Can Poor Credit Keep You From Getting Government Assistance?
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When your finances are in disarray, your credit suffers. Government assistance programs are designed to help people get back on their feet. But what if can't qualify because you have poor credit?
Fortunately, most government assistance qualification guidelines are based on your income and assets, not on your credit score, so you don’t have to submit to a credit check in order to get help. For example, food assistance eligibility is based on household income, assets and the number of people in the household. Energy assistance programs that help keep your heat on in cold weather are usually offered at the state or local level, so requirements vary, but these too are based on how much money you have coming in — not on your credit background.
There are two main types of government assistance that do require a credit check:
This one is tricky. The Department of Housing and Urban Development doesn’t check your credit when you apply for Section 8 rental assistance, but the property owner probably will. The HUD guidelines say, “owners may reject an applicant for a poor credit history, but a lack of credit history is not sufficient grounds to reject an applicant.” So people with no credit history may have an easier time getting housing through the Section 8 program. HUD also requires that landlords treat all applicants the same. So if a Section 8 landlord does a credit check on you, he or she has to do one on every other applicant as well. If the landlord doesn’t, he or she risks being accused of discrimination.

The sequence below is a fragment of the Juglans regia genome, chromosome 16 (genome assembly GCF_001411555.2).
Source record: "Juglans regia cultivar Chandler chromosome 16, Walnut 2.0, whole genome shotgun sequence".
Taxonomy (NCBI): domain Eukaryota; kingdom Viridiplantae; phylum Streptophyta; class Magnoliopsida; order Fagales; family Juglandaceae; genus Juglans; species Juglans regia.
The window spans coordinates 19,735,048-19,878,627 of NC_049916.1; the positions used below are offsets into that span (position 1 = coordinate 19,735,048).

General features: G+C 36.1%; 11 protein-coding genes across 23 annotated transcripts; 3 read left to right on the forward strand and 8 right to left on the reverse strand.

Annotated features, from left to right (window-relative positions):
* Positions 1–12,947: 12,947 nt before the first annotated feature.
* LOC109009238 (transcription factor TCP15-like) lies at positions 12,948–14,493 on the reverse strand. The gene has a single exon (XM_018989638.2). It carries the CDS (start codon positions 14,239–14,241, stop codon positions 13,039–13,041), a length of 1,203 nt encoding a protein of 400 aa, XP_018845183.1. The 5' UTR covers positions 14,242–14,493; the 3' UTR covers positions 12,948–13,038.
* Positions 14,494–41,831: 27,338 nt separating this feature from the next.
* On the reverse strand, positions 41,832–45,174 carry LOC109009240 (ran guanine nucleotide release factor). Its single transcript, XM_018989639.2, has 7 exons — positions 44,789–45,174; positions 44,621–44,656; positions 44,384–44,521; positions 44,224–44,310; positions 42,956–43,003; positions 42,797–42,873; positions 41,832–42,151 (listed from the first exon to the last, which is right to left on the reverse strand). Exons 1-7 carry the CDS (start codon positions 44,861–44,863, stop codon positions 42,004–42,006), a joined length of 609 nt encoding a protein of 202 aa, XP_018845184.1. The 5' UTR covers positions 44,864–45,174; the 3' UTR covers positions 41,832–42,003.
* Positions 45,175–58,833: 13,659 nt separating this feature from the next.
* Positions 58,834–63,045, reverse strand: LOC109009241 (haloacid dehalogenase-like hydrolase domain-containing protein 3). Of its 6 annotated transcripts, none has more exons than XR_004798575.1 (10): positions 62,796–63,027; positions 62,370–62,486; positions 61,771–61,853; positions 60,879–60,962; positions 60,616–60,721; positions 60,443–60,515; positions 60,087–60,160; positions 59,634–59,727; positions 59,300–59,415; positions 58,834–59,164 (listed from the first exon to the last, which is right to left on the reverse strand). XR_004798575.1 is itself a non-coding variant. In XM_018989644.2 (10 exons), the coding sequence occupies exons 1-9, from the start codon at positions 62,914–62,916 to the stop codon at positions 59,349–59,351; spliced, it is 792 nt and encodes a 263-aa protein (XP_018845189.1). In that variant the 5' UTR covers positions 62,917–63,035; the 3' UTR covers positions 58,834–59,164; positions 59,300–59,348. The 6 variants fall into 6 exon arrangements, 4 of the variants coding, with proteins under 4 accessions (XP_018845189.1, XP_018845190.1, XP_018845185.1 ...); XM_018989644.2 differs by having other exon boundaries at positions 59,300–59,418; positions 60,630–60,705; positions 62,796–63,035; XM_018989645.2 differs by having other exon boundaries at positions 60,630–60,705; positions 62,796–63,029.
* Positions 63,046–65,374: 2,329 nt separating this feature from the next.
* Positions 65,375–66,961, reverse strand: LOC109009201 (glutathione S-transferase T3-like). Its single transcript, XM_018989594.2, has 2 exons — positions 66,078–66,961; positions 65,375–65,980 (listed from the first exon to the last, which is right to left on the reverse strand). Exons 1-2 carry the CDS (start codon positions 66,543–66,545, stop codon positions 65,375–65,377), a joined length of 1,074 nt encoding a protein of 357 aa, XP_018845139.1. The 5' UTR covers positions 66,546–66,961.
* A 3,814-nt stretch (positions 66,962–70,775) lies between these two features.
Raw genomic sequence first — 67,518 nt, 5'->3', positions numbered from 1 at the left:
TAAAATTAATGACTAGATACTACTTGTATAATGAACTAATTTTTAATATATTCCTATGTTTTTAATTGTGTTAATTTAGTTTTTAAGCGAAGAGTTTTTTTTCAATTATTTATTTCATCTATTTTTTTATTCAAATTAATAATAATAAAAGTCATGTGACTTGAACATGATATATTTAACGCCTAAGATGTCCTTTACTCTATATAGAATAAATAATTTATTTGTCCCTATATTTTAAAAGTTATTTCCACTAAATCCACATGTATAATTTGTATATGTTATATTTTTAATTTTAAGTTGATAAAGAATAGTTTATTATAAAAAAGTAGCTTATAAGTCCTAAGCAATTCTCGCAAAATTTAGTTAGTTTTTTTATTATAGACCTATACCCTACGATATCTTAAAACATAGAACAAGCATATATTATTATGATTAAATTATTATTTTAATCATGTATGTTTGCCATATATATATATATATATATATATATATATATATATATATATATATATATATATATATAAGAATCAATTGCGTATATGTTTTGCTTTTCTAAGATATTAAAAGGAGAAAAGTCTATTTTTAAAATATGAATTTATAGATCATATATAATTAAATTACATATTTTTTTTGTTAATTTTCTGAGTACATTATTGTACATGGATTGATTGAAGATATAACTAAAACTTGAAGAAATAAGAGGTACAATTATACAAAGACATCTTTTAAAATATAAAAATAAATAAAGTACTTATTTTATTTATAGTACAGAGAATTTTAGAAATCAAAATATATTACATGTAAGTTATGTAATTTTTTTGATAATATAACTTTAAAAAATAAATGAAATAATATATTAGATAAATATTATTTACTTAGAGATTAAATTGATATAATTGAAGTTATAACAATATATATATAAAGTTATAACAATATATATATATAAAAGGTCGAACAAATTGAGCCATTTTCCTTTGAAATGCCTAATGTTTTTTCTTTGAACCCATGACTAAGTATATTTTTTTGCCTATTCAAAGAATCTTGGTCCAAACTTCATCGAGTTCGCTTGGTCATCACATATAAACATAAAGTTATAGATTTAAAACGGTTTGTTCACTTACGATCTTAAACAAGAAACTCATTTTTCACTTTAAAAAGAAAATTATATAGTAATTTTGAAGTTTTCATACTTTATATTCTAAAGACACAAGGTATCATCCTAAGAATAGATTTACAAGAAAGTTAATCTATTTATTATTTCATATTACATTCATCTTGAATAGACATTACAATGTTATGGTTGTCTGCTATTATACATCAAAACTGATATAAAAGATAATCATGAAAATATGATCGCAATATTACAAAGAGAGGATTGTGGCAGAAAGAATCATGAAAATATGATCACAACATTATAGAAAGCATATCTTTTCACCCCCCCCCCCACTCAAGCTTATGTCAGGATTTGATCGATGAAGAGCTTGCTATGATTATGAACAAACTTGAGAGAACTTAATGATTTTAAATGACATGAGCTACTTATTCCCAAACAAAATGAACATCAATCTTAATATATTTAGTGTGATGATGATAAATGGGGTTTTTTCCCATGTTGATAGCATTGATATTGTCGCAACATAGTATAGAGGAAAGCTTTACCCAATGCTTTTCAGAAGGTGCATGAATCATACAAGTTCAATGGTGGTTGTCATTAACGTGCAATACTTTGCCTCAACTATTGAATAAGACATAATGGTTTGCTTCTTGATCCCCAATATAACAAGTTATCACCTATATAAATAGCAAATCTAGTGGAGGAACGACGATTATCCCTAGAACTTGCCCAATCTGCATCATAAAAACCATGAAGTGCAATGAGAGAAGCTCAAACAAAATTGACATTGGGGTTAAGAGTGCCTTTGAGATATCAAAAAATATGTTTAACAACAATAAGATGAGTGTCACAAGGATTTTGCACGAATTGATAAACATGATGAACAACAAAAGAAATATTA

Anyone who is thinking of lending you money wants to know whether you’re likely to pay it back, and government agencies that offer loans are no different. That means a credit check before you can get a loan. Government-backed mortgages sometimes have looser guidelines than other mortgages, but you will still have to go through a credit check. Federal Housing Administration loans are available only if your FICO score is above 580, making them much more accessible than loans from nongovernment sources. Veterans Affairs loans don’t have a minimum credit score requirement. Even so, the lenders that provide mortgages backed by the FHA and VA often have their own minimum score requirements.
If you’re not sure whether you qualify for government assistance, the best thing to do is look at the guidelines. Benefits.gov is a federal government website that outlines the types of assistance and helps you figure out where to go to get more information.
This article updated June 30, 2016. It originally published Dec. 23, 2014.